LinkOliver Letwin evidence to the Culture, Media Sport Select Committee (16 April 2013)

17 March: Clegg seeks response from Miliband and Hacked Off to Charter, Letwin present

Clegg meets Miliband and representatives for Hacked Off for response to agreed Royal Charter and associated legislation for Leveson incentives. Oliver Letwin invited to discuss specific elements

Link: ‘Leveson: sustained by Kit-Kats, how the parties – and Hacked Off – swallowed their differences and the Sunday night deal was done‘ (The Independent)

18 March: Cross-party Royal Charter published

Cross-party Royal Charter published – Lab/LibDem version with only four changes, none substantive.

LinkCross-Party Royal Charter (18 March)

Analysis of 18th March cross-party Charter

Closeness to Leveson: virtually as close as LibDem/Labour 15 March draft. This charter is virtually identical to the LibDem/Labour version published as an alternative to the Conservative version on 15th March. The only differences from that version are; qualification of the clause regarding composition of the Code committee, responsibility for reporting the budgets of the recognition panel, and clarification of the general recognition clause.

LinkAnalysis of 18th March cross-party Charter

Side-by-side: Leveson summary recommendations & 18th March cross-party Charter

Textual comparison of Leveson summary recommendations with 18th March cross-party draft Charter

18 March 2013: The Commons votes on Royal Charter motion and Courts & Crimes amendments

The three main Party leaders support the Royal Charter in the House of Commons. MPs vote on the motion: ‘the Speaker put the Questions necessary to bring proceedings on consideration of new Clauses and new Schedules standing in the name of the Prime Minister and relating to press conduct and remaining new Clauses and new Schedules relating to press conduct to a conclusion’. Voted through by 530 votes to 13.

Link: House of Commons Votes and Proceedings, 18th March 2013

18 March 2013: The Lords agree amendment to Enterprise & Regulatory Reform Bill

New clause added to ERR bill to prevent interference in the cross-party Royal Charter by Privy Councillors (Ministers). Agreed by the upper House

LinkHL Deb, 18 March 2013, c438

16 April 2013: Oliver Letwin & Maria Miller give evidence to Select Committee, to correct misleading accounts of the ‘Leveson deal’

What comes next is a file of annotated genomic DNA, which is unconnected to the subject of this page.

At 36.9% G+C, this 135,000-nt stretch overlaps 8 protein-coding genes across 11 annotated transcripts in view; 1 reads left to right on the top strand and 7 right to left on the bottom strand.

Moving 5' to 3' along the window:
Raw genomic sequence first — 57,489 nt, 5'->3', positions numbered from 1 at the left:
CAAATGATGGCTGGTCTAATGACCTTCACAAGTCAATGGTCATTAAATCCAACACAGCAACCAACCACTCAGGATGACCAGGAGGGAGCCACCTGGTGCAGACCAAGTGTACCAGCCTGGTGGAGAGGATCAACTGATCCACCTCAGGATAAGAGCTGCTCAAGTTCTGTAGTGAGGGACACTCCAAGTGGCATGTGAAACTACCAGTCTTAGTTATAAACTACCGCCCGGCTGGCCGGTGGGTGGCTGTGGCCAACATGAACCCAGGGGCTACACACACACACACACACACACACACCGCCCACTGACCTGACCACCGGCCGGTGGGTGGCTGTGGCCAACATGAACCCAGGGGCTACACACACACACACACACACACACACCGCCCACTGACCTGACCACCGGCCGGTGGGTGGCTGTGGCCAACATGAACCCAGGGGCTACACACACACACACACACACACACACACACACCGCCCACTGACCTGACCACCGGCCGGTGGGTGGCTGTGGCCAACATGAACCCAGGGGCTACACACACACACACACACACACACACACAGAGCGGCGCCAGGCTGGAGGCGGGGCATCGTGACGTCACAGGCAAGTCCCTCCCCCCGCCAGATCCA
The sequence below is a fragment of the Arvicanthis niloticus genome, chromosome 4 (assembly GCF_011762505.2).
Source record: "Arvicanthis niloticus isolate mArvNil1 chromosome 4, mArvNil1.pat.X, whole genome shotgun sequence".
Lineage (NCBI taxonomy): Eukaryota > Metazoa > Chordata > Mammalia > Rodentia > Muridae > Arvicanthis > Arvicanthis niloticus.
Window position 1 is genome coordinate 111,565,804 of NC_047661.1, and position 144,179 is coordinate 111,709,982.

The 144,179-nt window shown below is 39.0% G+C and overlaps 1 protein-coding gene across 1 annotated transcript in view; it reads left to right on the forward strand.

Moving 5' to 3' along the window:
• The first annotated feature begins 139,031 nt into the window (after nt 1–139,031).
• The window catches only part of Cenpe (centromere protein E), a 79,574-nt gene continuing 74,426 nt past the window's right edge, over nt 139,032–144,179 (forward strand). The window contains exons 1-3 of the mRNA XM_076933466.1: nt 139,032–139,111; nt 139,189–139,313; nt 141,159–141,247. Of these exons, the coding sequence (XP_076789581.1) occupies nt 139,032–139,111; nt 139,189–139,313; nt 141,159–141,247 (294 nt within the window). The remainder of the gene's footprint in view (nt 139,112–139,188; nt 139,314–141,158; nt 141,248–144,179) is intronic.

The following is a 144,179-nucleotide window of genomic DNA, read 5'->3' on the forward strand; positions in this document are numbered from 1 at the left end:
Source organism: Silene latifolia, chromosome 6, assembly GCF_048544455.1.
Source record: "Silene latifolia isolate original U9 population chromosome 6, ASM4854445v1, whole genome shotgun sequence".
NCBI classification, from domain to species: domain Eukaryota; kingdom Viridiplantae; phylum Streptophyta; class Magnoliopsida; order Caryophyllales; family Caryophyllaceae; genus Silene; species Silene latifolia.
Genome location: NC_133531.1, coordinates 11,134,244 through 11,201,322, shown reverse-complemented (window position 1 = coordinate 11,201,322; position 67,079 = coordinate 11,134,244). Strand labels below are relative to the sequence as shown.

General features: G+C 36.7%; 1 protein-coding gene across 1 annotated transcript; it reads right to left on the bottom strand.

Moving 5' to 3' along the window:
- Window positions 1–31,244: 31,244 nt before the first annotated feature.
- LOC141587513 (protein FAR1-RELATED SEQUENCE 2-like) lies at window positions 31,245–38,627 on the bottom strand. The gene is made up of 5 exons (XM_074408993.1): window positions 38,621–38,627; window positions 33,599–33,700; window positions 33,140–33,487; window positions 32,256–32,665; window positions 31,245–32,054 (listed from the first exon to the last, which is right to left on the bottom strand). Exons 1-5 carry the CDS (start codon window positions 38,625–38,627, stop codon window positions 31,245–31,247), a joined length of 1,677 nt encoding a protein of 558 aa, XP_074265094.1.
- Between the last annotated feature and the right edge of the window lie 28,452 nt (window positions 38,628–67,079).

Oliver Letwin tells Select Committee that, contrary to reports, he and Miller had many meetings with the press. “We were accused of various terrible malfeasances as a result of our intensive discussions with the press” Letwin says to Committee. Not reported in national press.

LinkLetwin & Miller oral evidence to Culture, Media and Sport Select Committee (16 April 2013)

25 April 2013: Newspaper groups propose alternative Royal Charter

News International, Associated Newspapers and the Telegraph Group announce the forthcoming publication of an alternative Charter, to be sought by the Press Standards Board of Finance, on behalf of major newspaper publishers.

LinkPressBoF Royal Charter (as submitted to Privy Council 30th April)

Analysis of 25th April PressBoF Charter

Closeness to Leveson: further from Leveson than anything previous. The recognition process is owned by the press’ funding body, PressBoF. The bar on the appointment of Party Political Peers has been removed from all regulatory levels. The legal protection from Ministerial influence would no longer be valid under this Charter. The powers of the regulator are diluted. Editors retain control of the Code. Investigations could be unfunded and impractical. Arbitration would be made optional.

LinkAnalysis of 25th April PressBoF Charter

Side-by-side: Leveson summary recommendations & 25th April PressBoF Charter

Textual comparison of Leveson summary recommendations with 25th April PressBoF Charter

3 May: Government announces consultation on PressBoF Charter

The government commits to considering the PressBoF Charter before putting the cross-party Charter before the Privy Council. The consultation deadline is set for 24th May. DCMS then to consider responses, and the PressBoF Charter itself, and make a recommendation to the Privy Council as to whether press Charter should progress.

Link: ‘Press regulation royal charter delayed by ministers‘ (BBC News)

Comparison of cross-party Charter with PressBoF Charter

Comparison – by Media Standards Trust – of the cross-party Royal Charter agreed by Parliament on 18th March with the alternative PressBoF Royal Charter submitted to the Privy Council on 30th April

LinkCharter vs Charter (23rd May 2013)

24th May 2013: Consultation on PressBoF Charter ends

The DCMS consultation on the PressBoF charter finishes. DCMS to make a recommendation to the Privy Council whether PressBoF Charter should progress to next stage

Link: ‘Phone-hacking victims reject newspapers’ charter proposal‘ (The Guardian)